World Diabetes Day

World Diabetes Day theme is know your risk for type 2 diabetes to help delay or prevent the condition and the importance of having access to the right information and care to ensure timely treatment and management.

Associate Professor Anthony Dear, Eastern Health Clinical School, Monash University says,

“It’s never too late to make a conscious effort to reduce the health problems associated with type 2 diabetes. Diet, regular exercise, healthy eating and weight, together with medications if required, can avert the long-term health consequences of type 2 diabetes, which include cardiovascular disease impacting heart, brain, kidneys, eyes and legs. We do have choices and modern medicine can potentially help make these choices a little easier.

“The following risk factors are the most significant contributors to the development of type 2 diabetes:

  • Prediabetes, where the blood sugar levels are higher than normal but less than those used in the diagnosis of type 2 diabetes
  • Being overweight
  • Over 55 years old
  • 45 years or older and overweight
  • Over 35 years and Aboriginal or Torres Strait Islander background, or Pacific Island, Indian or Chinese background
  • Family history of type 2 diabetes e.g. parent, brother, or sister with it
  • Smoking
  • Physically active less than three times a week
  • Have had gestational diabetes (diabetes during pregnancy)

“Prevention is much better than cure! The following can assist in the prevention of type 2 diabetes:

Lose weight and keep it off. You may be able to prevent or delay diabetes by losing five to seven per cent of your starting weight.

Move more. Get at least 30 minutes of physical activity five days a week. If you have not been active, talk with your health care professional about which activities are best. Start slowly to build up to your goal.

Eat healthy foods most of the time. Eat smaller portions to reduce the amount of calories you eat each day and help you lose weight. Choosing foods with less fat is another way to reduce calories. Drink water instead of sweetened beverages.

Stop smoking. Smokers are 30-40 per cent more likely to develop type 2 diabetes.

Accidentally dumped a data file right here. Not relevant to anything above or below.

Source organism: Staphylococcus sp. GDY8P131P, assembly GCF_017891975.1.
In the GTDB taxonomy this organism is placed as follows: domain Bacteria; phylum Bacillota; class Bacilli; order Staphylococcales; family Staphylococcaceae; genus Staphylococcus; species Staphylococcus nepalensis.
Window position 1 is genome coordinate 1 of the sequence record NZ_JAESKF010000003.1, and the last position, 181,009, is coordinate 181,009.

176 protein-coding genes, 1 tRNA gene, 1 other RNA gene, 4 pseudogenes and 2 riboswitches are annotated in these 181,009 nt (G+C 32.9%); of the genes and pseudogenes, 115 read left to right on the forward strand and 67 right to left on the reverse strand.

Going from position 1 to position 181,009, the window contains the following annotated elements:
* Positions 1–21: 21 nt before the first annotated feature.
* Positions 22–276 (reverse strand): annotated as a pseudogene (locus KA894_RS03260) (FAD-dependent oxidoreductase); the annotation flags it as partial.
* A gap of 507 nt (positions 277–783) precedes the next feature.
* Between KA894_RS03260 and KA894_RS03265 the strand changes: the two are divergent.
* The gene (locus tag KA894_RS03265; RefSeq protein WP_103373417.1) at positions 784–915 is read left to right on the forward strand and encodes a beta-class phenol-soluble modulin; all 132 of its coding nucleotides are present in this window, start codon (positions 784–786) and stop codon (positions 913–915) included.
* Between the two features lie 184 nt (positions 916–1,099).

Drug therapies aimed at lowering blood glucose and weight loss in patients with prediabetes.

“Research into the incretin hormone system is where the big news is coming from when we talk about new treatments for type 2 diabetes.

  • The body makes a hormone called Glucagon Like Peptide-1 (GLP-1) which is released from the gut when we eat. GLP-1 binds to GLP-1 receptors (GLP-1R) in the pancreas to increase insulin secretion and lower blood glucose.
  • This finding has led to the development of an injectable class of drugs called the GLP-1R agonists which lower blood glucose.
  • Interestingly the GLP-R agonist drugs also seem to have the added benefit of significant weight loss and improvement in cardiovascular disease outcomes in patients with type 2 diabetes … a win-win for these patients!
  • Longer acting GLP-1R agonists (e.g. Ozempic and Wegovy) are now being used to treat not only type 2 diabetes but also obesity in the hope of preventing onset and progression of type 2 diabetes.
  • Recently, new drugs which target multiple components of the incretin hormone system have been developed e.g. Tirzepatide (TGA approved for type 2 diabetes) which may be superior in effect to current GLP-1R agonists. Orally active GLP-1R agonists are also being trialled (e.g. Orforglipron) averting the need to inject on a daily or weekly basis as is currently required when using GLP-1R agonists.” Associate Professor Dear says.